A recent study from the Pew Research Center announces that the trend of decline continues. Pew is a personal favorite for a poll and survey addict like me. I’m no mathematician, I not a statistical wizard, but I love having numbers and graphs to describe phenomena that I think I am witnessing myself.
Other frequent stops for me are the National Opinion Research Center (NORC), with it’s comprehensive General Social Survey (GSS). But Pew remains a favorite. Pew’s extensive surveys from 2007 and 2014 regarding the landscape of Christianity in the United States were landmark studies. In a new study released this week, Pew concludes the decline of Christianity continues, and glean from NORC corroboration of that trend.
For those of us in the work, that’s nothing new. Pastors, denominational leaders, Christian colleges and graduate schools, Christian relief and development agencies, and local congregations all have felt it.
But there are churches everywhere
The large church plants sponsored by megachurches and networks hide the decline when launching churches with perhaps as many 100 people in the core group. We see in our town, several churches of thousands of members, portraying an image that Christianity is prevalent and flourishing. Yet, small churches close annually.
A cultural shift
After identifying the political trends, one, that conservatives strongly supporting Trump don’t go to church; and two, progressives have found churches steeped in patriarchy and anachronistic, Peter Beinart, The Atlantic notes:
Maybe it’s the values of hierarchy, authority, and tradition that churches instill. Maybe religion builds habits and networks that help people better weather national traumas, and thus retain their faith that the system works. For whatever reason, secularization isn’t easing political conflict. It’s making American politics even more convulsive and zero-sum.
Though Beinart’s article is over two-years old, there’s growing evidence that supports his conclusion.
#ChurchToo, Patriarchy, and Political Blindness
Given the image of the church in the recent years, good riddance. There are aspects of the American expression of Christianity that are distasteful from almost any sense of justice, ethics, and mercy. While many mainline denominations have internal processes for dealing with abuse and harassment, the #churchtoo hashtag hit home revealing the patriarchal control has not yet been undone. Along with the continual support of popular “Christian leaders” for the current president like Franklin Graham, Jerry Falwell, Jr., and Robert Jefress, Christianity in the United States looks unappealing, bigoted, archaic, opportunistic, and unethical.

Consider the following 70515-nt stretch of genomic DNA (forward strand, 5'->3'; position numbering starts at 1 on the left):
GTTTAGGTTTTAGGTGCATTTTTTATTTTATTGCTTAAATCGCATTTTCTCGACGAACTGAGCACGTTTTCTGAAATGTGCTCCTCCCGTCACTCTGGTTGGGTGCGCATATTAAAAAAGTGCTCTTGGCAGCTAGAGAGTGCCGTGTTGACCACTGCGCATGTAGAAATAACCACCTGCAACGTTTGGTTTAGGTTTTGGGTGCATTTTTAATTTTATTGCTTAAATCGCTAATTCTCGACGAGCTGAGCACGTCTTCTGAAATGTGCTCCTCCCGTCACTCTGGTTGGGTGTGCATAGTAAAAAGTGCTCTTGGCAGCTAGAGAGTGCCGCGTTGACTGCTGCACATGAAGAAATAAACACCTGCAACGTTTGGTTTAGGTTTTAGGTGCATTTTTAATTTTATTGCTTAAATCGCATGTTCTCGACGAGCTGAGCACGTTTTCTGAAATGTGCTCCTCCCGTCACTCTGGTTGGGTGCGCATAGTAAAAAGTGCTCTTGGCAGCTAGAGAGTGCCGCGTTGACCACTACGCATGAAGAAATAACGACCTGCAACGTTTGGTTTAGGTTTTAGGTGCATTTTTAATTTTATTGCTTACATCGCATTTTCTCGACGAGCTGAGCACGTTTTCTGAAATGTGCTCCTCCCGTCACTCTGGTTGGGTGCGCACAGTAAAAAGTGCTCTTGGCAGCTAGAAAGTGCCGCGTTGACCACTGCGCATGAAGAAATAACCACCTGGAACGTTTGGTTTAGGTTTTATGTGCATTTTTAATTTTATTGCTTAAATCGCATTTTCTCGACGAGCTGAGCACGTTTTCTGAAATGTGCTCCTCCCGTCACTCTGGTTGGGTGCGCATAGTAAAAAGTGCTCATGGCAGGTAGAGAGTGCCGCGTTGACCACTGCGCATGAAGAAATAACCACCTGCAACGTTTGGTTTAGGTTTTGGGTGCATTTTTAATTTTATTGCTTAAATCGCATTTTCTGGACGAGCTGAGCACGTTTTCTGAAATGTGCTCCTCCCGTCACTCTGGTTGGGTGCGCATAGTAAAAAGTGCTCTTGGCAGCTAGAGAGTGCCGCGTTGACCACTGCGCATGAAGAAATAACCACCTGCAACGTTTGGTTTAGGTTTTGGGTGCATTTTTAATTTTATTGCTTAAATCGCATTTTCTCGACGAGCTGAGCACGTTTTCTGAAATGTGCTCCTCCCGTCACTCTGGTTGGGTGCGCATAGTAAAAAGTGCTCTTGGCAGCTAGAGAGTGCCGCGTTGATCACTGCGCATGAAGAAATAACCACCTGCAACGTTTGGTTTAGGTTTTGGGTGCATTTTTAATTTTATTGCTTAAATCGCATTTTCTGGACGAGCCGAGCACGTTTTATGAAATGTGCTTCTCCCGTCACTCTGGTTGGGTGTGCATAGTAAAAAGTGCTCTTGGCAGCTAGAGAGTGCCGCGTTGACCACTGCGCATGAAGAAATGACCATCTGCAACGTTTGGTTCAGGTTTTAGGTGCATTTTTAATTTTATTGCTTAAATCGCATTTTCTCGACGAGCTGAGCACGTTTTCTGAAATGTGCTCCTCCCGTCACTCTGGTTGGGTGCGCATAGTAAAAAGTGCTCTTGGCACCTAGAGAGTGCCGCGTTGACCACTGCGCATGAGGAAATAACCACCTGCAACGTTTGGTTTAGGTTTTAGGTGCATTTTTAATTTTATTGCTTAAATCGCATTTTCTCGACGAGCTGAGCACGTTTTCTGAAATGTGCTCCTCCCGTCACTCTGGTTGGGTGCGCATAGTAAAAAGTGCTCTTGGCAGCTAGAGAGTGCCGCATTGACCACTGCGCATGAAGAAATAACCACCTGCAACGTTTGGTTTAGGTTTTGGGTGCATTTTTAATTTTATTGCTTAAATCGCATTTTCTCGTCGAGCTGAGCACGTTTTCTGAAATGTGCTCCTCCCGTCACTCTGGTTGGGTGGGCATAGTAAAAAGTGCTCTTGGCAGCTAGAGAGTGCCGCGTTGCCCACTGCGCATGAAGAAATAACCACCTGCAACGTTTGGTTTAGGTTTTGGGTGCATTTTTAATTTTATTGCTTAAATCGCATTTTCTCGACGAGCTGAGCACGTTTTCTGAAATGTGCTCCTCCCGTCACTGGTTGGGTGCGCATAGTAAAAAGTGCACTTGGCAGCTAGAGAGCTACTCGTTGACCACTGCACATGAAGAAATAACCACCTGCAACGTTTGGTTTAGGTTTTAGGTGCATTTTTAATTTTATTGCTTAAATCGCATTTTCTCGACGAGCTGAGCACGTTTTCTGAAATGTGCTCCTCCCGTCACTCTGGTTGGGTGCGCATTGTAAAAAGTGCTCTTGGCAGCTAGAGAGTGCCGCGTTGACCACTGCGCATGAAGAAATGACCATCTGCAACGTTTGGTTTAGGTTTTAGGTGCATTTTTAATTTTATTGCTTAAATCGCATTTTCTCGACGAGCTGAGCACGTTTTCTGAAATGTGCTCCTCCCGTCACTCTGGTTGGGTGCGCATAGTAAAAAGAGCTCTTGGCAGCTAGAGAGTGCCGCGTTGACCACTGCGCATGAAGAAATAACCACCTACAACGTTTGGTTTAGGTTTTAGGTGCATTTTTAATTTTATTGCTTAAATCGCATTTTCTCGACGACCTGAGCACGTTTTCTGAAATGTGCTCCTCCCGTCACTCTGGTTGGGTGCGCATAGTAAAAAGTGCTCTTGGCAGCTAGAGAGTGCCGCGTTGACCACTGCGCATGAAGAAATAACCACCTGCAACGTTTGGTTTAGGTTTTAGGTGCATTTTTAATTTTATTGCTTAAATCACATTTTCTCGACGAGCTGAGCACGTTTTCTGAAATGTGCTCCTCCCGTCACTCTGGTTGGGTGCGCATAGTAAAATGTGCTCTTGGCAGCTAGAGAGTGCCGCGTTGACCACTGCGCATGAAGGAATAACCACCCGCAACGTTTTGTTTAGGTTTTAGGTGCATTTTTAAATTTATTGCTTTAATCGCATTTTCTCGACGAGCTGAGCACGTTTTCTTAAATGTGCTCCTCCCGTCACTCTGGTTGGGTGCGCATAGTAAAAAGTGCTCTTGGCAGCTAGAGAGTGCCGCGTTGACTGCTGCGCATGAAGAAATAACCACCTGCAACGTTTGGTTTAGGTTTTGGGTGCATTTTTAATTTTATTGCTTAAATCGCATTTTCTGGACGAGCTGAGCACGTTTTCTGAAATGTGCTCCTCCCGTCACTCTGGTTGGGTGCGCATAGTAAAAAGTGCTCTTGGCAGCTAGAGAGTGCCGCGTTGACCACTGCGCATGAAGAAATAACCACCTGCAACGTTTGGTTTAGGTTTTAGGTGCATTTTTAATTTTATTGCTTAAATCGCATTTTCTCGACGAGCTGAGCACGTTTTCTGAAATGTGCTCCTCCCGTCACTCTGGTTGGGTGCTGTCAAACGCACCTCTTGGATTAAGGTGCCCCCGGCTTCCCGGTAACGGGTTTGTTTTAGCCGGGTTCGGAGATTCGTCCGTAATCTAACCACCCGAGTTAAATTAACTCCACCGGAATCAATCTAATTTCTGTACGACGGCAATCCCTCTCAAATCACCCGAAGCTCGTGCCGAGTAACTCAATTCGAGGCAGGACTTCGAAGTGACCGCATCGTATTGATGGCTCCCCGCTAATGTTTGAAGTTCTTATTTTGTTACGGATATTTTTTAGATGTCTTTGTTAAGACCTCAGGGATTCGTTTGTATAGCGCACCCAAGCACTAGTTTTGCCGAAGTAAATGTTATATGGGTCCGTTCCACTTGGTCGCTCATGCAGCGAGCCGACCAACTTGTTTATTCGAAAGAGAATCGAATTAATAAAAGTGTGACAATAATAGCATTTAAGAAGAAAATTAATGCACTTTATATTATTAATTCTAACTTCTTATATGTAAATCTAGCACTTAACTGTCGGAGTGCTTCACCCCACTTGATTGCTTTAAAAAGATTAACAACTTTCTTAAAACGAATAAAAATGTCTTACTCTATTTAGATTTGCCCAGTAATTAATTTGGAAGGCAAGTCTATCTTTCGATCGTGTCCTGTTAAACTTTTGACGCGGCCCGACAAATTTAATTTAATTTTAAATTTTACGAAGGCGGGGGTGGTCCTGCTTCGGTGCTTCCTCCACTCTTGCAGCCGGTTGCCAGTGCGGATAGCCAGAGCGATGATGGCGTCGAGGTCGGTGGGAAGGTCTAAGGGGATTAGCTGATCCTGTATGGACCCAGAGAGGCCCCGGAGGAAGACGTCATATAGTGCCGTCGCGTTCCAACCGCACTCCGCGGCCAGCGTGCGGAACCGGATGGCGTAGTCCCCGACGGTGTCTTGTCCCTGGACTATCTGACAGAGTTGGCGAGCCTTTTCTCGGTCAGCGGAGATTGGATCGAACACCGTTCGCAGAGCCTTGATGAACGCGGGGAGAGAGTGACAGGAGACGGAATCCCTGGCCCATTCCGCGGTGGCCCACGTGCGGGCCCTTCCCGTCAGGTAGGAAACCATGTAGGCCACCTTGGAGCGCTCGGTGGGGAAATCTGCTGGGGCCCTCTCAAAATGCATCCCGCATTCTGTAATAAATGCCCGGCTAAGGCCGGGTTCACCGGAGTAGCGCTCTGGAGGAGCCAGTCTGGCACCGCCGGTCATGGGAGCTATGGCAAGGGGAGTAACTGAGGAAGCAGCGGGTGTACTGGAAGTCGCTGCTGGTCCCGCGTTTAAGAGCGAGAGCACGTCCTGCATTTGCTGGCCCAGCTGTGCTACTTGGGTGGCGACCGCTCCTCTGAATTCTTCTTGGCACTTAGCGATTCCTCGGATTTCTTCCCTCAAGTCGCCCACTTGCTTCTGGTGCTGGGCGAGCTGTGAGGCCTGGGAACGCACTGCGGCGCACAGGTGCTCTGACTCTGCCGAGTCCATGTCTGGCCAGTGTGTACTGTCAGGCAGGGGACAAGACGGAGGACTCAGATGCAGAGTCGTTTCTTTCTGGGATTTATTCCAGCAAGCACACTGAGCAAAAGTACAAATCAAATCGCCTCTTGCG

As I was writing this, as is my Friday habit, I searched for new music releases. The Almost have released their album, Fear Caller. Reading about the band, I found the following interview on Church Leader. Band members, Spencer Chamberlain and Aaron Gellespie describe why they left Christianity.
“Chamberlain believes modern Christianity feels like a sales pitch more than anything else. “It’s like they’re selling a product: The really good looking pastor with his wife and his beautiful kids and they seem so happy…It’s almost like they’re selling ‘If you buy into these rules and you do what we do, you can also be like this.’”
It seems, if Chamberlain and Gillespie are representative, the decline of Christianity in the United States is self-imposed.
Can we please just follow Jesus?
It’s On You and Me, Dear Christian Reader
I cannot ask those outside the faith to give us a break. Too look more closely and see us – to see what our actions and our silences reveal – for who we really are, is as crucial as it is difficult. I cannot expect others to weed through our many voices to find the ones that are authentic. This continuing drop in Christianity is on us, on you and me, dear Christian reader.
If I look for verses about abortion, homosexuality, and tax breaks, I can’t find them. We used to want to protect Jesus from commercialism, but how about politicization? Remembering that Jesus orientation, authority, and direction is not from this world-order, John 18.36 .
As we become less connected to a metanarrative of Jesus, we opt for tantalizing and tempting national stories of politics and division. What are the stories that we can speak to with neighbors and strangers? Part of the beauty of Christian anarchy is the imperative to create a competing narrative to bring people together. Consider the world of the Beatitudes
What should the opposite of this decline look like?
As a Christian, I want to see more people affected by the truth of Jesus. Jesus still offers the power:
- To love enemies, Matthew 5.44
- To welcome outsiders and love strangers because God does, Acts 10.34
- To heal broken minds and mend broken bodies, Mark 5.1-15, Luke 8.43-48
- To point to a love above all people, that showers mercy without judgment, Matthew 5.45, Acts 17:22-35
- To feed, clothe, shelter the needy, visit the sick and imprisoned, Matthew 25.35-46
- To befriend as a companion the lonely and the curious and doubting John 15.15, Romans 8:38-39, John 20.26-29
- To create communities of people who live to add life to each other, Acts 2.44-47, Acts 4.32-37
Even if Jesus is presented with integrity, humility, and Jesus-like character, we must remember the story; Jesus was killed as an insurrectionist, a heretic, and as a revolutionary criminal. Being authentic to Jesus may not increase the appeal of Christianity, but at least we can be rejected for reasons that are not antithetical to the gospel. Resurrection for the church comes through way of Jesus, not by just propping up a better image.
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